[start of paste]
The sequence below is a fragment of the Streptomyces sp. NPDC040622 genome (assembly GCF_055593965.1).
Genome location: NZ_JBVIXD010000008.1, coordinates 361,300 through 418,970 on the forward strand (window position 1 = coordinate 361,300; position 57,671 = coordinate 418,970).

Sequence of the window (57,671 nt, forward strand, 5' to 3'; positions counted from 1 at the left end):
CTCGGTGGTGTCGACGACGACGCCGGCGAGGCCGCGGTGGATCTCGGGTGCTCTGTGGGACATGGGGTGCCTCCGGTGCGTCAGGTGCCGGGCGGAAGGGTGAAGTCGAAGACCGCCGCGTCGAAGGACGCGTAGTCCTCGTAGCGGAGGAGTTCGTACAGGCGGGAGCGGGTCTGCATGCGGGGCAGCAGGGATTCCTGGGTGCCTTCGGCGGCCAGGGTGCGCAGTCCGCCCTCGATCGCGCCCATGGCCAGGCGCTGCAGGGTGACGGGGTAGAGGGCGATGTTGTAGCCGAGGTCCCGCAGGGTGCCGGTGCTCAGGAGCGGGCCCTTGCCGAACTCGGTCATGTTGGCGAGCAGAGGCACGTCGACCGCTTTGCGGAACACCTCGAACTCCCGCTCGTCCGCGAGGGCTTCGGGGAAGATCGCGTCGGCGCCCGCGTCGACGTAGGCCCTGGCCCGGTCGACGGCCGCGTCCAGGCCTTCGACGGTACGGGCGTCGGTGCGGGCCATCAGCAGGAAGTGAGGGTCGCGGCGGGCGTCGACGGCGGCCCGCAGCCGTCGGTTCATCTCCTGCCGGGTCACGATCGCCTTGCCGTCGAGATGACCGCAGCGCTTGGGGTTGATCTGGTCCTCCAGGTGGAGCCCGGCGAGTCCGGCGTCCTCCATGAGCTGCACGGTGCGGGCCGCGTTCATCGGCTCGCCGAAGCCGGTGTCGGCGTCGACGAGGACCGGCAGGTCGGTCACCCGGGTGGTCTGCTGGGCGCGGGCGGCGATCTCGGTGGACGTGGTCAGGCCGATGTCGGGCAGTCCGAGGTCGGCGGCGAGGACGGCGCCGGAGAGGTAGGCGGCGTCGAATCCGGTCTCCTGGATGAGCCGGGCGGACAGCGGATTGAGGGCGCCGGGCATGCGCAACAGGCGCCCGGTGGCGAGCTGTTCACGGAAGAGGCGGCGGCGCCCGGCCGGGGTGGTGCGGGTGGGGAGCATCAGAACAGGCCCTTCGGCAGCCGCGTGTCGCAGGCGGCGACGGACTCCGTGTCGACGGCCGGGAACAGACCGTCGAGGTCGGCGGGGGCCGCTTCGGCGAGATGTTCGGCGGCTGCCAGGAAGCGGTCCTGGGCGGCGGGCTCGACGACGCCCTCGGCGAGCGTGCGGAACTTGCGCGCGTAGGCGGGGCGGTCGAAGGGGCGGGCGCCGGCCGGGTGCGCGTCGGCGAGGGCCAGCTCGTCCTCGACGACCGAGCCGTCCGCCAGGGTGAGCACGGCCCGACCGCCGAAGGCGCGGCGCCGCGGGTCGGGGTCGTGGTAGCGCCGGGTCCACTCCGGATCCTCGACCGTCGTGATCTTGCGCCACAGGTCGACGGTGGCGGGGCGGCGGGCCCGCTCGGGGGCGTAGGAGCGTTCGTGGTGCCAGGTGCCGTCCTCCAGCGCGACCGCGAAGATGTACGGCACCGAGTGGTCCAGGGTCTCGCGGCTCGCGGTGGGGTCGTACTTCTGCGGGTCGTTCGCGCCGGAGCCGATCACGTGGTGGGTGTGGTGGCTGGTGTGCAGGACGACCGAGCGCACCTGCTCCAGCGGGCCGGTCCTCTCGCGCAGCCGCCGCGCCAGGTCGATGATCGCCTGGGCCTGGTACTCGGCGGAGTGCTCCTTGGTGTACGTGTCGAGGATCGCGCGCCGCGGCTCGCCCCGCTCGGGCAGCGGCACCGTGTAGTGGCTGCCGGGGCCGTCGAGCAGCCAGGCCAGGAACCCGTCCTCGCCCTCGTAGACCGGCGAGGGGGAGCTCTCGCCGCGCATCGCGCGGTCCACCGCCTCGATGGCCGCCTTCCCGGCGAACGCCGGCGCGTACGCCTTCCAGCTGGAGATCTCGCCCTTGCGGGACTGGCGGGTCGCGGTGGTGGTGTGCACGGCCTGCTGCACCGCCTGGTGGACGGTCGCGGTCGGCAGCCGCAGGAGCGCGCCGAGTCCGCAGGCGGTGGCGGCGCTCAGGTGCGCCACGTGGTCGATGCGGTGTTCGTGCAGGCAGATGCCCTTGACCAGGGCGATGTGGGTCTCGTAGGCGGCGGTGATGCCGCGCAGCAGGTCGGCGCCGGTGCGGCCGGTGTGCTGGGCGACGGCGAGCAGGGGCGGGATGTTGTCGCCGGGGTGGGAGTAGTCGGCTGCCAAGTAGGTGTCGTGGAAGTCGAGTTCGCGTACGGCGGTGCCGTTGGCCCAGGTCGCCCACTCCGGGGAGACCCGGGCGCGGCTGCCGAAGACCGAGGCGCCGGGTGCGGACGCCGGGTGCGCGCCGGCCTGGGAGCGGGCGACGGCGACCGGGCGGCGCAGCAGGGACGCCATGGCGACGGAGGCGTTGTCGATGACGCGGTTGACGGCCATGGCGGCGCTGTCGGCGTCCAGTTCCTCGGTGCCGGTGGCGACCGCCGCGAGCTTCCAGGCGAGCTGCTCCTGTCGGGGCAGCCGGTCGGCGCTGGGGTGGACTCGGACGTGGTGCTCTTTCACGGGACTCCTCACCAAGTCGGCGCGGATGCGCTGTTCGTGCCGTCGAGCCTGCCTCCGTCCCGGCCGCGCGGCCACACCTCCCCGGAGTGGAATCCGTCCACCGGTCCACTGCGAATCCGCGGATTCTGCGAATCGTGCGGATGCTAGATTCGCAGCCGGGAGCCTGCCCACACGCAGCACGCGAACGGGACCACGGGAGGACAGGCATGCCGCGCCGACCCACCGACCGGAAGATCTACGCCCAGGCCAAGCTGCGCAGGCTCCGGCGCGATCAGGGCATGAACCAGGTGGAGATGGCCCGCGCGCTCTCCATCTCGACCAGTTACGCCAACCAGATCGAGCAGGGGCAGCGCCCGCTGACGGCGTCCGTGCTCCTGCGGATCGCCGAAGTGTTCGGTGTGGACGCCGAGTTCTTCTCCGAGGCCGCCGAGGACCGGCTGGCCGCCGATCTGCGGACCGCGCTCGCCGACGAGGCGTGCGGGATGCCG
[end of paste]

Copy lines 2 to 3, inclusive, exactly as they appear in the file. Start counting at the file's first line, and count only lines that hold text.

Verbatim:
Genome location: NZ_JBVIXD010000008.1, coordinates 361,300 through 418,970 on the forward strand (window position 1 = coordinate 361,300; position 57,671 = coordinate 418,970).

Sequence of the window (57,671 nt, forward strand, 5' to 3'; positions counted from 1 at the left end):